Most people wouldn’t turn to pesto to put on a salad, but think of it as a twist on the usual salad, much like most low histamine alternatives. To turn the linked recipe into a salad dressing, simply triple the amount of oil called for, add in the pecans directly, and blend for one additional minute.
You could certainly turn other low histamine sauces into salad dressings, but pesto is probably one of the most beginner-friendly. Plus it goes well with most protein sources, and if you’ve already made the pesto, you can turn it into a dressing by thinning it out with the milk of your choice & blending very well.
Possible Triggers: pecans, basil, garlic.
Much like the delectable lemon basil, the combination of lemon and mint make for a fabulous sauce for fish or chicken, as well as a low histamine dressing for salads. This particular dressing is quite thin, and may need to set in the fridge a bit before you can use it, but it’s versatile and adds nice pop of flavor to liven up your new bowl of greens.
Possible Triggers: lemon juice and honey.
This 10-minute low histamine salad dressing is a great way to use some of that holy basil you decided to grow or buy (along with this holy basil tea). It’s also a fantastic way to add some antihistamine power to your salad for lunch or dinner, without needing to bow to a bunch of bitter herbs just for flavor. If you’ve never had holy basil, combining this citrusy herb with sage results in an earthy, herbal salad dressing with an acidic twang.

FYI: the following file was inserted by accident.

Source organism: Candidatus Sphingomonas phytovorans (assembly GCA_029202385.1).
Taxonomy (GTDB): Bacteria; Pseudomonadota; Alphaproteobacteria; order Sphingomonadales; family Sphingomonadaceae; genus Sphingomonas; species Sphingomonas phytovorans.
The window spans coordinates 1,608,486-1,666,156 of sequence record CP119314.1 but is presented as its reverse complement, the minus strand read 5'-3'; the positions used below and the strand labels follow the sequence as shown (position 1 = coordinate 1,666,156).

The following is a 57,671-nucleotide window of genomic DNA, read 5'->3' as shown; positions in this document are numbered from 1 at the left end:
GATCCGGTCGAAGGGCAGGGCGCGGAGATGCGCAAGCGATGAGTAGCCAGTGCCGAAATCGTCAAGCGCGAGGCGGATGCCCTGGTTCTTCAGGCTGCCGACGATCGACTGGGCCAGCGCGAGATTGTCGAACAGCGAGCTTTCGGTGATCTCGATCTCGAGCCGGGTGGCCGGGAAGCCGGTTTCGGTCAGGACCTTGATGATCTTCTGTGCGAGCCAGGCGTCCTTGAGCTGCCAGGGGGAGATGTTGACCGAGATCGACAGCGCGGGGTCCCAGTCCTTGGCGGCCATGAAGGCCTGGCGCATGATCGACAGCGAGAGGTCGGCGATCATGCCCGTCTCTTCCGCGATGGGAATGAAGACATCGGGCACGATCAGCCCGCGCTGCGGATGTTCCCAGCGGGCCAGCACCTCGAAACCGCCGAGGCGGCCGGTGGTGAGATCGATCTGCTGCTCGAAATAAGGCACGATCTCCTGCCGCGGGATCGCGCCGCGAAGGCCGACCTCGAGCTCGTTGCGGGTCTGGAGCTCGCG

Possible Triggers: garlic and lemon juice.
Fruity Low Histamine Salad Dressings
One of my first ever ventures into making a low histamine salad dressing, this pomegranate juice-based dressing requires a bit more blending than most other recipes. This is because the recipe is free of citrus juices and vinegars, but the addition of the pomegranate powder weakens the acidity too much for it to act as a binder. If you prefer a thicker salad dressing, stir in 1/2 teaspoon of arrowroot starch as it cools.
Possible Triggers: pomegranate, honey, camu camu.
Like many great recipes, this is a copycat version of a Trader Joe’s classic; in this case their Almond Butter-Turmeric Salad Dressing. It’s made with ground turmeric, fresh lemon juice & zest, garlic, ginger, and a hefty dose of almond butter, making it an antihistamine bomb. Those of you who like sharper flavors with a creamy twist will enjoy this particular fruity salad dressing.
Possible Triggers: almond butter, lemon juice, black pepper (optional).
It isn’t often that you find a salad dressing with blueberry in it, but somehow this one checks all the boxes a dressing needs to pull a salad together. The almond butter acts as the oft-mentioned binder, keeping the oil and other flavors equally blended, so the flavors of the dressing spread evenly.
Possible Triggers: almond butter and blueberry powder.
Salad Dressing Histamine FAQ
Homemade, low histamine salad dressings can last for an afternoon in the fridge, and to keep histamine levels low, most can be individually frozen and slowly thawed with little effect on taste.
You can substitute lemon juice, lime juice, pomegranate juice, verjus, or tamarind juice, if tolerated.
No, commercial mayonnaise is not low histamine, unfortunately.
At the moment there are no commercial low histamine salad dressings.
Yes, you can freeze homemade salad dressing! I recommend using ice cube trays to freeze it in single servings and use within two months (stored in an air-tight container).